Home builder grant
(Image: AAP/Dan Peled)

Build it, and they will (not) come

The Morrison government has been accused of addressing the pandemic and related recession with what amounts to wishful thinking, based on the idea that private industry will somehow lead the country back to prosperity as spending magically increases in an economy enjoying its highest rate of unemployment since the Great Depression and the highest rate of household debt since ever.

And one of the more notable products of this wild optimism was the tradie-supporting HomeBuilder stimulus scheme, in which the government promised to contribute up to $25,000 to home renovation projects provided that the applicants earned less than $200,000 a year, owned and lived in the house in question (or were about to), and were about to spend $150,000 on it. Oh, and the house can’t be worth more than $1.5 million pre-reno. Simple!

The scheme has been funded for 27,520 grants of $25,000 each at the moment, despite criticism that the conditions were so specific that few people would meet them — especially on the east coast where property prices are most insultingly high, or in regional areas where that $150,000 minimum reno-spend was unlikely to fly. 

So when Treasury were asked this week about what the uptake was looking like, they were very happy to report that the scheme had cost the taxpayer zero dollars to date.

More specifically, the senate inquiry were told that only 247 applications had been received — all from South Australia and Tasmania — and none had been approved so far.

Still, gotta love that optimism. And at such great value for money too!

Bluey goes blue?

It did not take long for Twitter to explode at the news that two episodes of the genius-level Australian children’s show Bluey had been quietly taken off the ABC because of inadvertent use of racially-charged language. 

It transpired that Ludo Studios, the makers of Bluey, hadn’t been aware that “oogabooga” had been an insult hurled at Indigenous kids in the past and wasn’t just a nonsense throwaway child-word. 

And while it only broke on Wednesday, Bluey-obsessed parents had known about it for well over a week when the episodes both disappeared from the ABC’s iView service, while overseas fans found them gone from Disney+ (which has the non-Australian rights). 

Because they make a show for children to enjoy Ludo redubbed the episodes immediately — so swiftly, in fact, that one is already back online and the other is returning in the coming weeks because this is what responsible people do when they accidentally get something embarrassingly wrong.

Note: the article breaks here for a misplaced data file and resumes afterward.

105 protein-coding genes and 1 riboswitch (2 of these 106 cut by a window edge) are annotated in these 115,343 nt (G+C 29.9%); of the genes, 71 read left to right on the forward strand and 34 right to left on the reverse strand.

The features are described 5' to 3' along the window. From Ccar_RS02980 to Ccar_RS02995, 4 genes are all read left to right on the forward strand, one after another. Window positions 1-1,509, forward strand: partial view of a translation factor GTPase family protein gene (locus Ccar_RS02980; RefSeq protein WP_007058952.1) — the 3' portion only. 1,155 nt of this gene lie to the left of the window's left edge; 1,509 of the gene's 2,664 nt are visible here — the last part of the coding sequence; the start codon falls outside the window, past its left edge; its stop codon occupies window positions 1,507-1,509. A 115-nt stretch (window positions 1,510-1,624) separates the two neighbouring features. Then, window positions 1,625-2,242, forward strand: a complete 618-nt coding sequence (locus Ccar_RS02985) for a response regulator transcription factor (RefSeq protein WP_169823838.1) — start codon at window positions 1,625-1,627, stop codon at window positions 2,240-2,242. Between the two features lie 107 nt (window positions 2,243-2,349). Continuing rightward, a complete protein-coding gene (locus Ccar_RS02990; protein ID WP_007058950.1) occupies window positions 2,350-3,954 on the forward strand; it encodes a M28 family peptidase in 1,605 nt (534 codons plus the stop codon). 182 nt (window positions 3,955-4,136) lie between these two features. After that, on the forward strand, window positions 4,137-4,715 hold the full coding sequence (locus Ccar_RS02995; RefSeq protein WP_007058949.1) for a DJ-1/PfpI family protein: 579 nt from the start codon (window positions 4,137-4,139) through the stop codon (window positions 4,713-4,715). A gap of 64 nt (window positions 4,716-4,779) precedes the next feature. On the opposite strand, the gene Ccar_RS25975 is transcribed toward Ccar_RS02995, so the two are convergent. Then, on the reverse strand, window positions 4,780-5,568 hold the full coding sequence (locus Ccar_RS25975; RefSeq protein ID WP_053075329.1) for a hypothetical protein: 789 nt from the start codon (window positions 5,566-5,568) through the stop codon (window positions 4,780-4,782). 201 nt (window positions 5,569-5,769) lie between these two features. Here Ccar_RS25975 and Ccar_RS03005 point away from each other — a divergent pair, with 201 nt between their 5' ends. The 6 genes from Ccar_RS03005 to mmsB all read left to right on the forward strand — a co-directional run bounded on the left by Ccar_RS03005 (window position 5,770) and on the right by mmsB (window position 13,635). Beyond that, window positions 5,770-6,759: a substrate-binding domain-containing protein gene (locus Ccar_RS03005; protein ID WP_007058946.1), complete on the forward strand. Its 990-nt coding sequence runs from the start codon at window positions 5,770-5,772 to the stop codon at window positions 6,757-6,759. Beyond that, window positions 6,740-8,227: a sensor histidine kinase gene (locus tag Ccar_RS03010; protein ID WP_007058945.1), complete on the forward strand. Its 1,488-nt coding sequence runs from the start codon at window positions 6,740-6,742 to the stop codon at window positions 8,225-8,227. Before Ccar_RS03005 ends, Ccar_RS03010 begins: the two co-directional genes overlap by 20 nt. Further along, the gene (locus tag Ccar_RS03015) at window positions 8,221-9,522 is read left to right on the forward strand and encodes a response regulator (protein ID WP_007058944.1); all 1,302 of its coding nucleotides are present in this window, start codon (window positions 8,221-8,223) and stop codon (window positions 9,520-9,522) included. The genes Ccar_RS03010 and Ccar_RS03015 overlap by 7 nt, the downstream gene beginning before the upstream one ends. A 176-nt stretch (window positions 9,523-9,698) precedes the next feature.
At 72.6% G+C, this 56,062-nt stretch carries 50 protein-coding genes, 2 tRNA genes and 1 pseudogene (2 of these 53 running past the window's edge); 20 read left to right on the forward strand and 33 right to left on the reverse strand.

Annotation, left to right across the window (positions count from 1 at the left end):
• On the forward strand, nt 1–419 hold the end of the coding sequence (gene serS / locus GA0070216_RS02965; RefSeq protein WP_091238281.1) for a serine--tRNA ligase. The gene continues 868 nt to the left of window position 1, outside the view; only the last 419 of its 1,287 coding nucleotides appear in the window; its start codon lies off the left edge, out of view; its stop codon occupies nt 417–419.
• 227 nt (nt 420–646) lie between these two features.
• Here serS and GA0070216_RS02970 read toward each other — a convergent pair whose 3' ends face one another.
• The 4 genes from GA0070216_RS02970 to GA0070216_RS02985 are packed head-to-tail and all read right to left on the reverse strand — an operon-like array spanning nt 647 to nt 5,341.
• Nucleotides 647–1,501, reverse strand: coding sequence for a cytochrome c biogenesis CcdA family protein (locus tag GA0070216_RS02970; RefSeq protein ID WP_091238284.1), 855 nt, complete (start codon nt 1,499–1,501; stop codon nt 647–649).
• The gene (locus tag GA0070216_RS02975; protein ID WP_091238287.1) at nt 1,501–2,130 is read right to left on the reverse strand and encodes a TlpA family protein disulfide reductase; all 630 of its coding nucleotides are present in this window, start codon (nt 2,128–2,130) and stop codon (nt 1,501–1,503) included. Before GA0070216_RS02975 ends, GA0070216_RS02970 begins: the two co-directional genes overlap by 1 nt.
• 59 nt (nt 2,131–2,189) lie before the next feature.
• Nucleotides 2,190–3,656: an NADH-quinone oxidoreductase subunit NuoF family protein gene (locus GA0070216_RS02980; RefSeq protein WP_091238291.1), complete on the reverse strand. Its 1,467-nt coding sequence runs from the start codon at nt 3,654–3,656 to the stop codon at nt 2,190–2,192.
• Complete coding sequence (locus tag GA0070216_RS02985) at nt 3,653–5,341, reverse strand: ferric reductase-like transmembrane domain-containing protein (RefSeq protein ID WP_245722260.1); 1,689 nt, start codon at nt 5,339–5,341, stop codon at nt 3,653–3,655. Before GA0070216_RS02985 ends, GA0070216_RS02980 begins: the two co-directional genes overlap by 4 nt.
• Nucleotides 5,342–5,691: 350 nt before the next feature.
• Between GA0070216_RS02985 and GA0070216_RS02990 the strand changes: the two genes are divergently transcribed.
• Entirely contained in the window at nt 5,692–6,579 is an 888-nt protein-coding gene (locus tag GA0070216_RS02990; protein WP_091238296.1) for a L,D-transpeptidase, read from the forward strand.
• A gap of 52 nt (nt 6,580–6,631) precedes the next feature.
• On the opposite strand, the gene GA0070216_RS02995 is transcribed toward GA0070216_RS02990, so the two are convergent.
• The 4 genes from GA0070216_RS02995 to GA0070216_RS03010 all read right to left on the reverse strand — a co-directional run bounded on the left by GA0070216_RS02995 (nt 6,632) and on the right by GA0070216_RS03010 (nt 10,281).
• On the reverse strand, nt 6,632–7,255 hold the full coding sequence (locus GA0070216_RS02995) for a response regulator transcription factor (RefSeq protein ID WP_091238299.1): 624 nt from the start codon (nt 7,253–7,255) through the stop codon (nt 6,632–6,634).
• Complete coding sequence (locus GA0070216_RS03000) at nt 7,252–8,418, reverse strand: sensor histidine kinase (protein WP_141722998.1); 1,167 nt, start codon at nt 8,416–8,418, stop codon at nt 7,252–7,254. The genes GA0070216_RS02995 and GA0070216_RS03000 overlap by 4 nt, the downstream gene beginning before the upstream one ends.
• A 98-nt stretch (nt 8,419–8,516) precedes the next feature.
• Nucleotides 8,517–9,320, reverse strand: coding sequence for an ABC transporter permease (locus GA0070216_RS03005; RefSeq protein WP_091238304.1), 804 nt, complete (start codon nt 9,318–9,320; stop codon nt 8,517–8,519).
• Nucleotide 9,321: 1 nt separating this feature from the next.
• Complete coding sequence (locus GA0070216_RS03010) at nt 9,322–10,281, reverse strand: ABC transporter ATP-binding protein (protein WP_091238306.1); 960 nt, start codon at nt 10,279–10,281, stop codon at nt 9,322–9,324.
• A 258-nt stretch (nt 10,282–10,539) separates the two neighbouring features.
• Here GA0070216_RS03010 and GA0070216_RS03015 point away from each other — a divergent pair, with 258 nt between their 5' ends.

Even so, Twitter was briefly trending with predictable IT’S POLITICAL CORRECTNESS GONE MAD THEY’RE DOGS ANYWAY CANCEL CULTURE HAS GONE TOO FAR angst from Bluey fans, and SO NOW WE SEE THE TRUE NATURE OF THE SO-CALLED PROGRESSIVES AND THEIR PRECIOUS ABC from the reliable conservative corners.

Seriously, everyone. If a six-year-old animated dog knows how to make everyone feel included and valued after getting something wrong, you could stand to take a few notes.

The price of love

If you’re unfamiliar with the location-based pick-up app Tinder, then stop being disingenuous: of course you’re familiar with Tinder because it’s 2020 and even the most loved-up and becoupled long-term relationship is at least vaguely aware of the basic mechanics. 

So: people go on it to meet people for relationships and/or doin’ it. Stop being a prude.

Consumer group Choice recently scored itself an impressive investigation into the murky world of dating apps and discovered that there’s a tiered pricing system for folks on Tinder which isn’t immediately obvious to users and is also quite possibly illegal in Australia.

And not to make explicit your value as a sexual being, dear reader, but if you’re a young female person looking for other female people then your monthly premium rate is the lowest ($6.99), while if you’re a straight dude in middle age then hoo boy, get ready to pay $34.37 a month. Even if your photo was taken ten years and 15 kilos ago.

The issue is that making people pay different premiums based on their age is totes illegal under the Age Discrimination Act 2004.

Overall people over 30 paid about double what under-30s did, but Choice did add that “there were also large price variations within these age groups… We didn’t see a pattern that could explain these differences.” So it’s probably just based on how hot they think you are, or how many fish you’re holding up in your photo.

Tinder is yet to respond to Choice’s investigation, but wouldn’t it be perfect if this investigation led both companies to a beautiful meeting of souls in romantic concord?

Or, you know, something much filthier? We don’t judge.

Peter Fray

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Peter Fray
Editor-in-chief of Crikey

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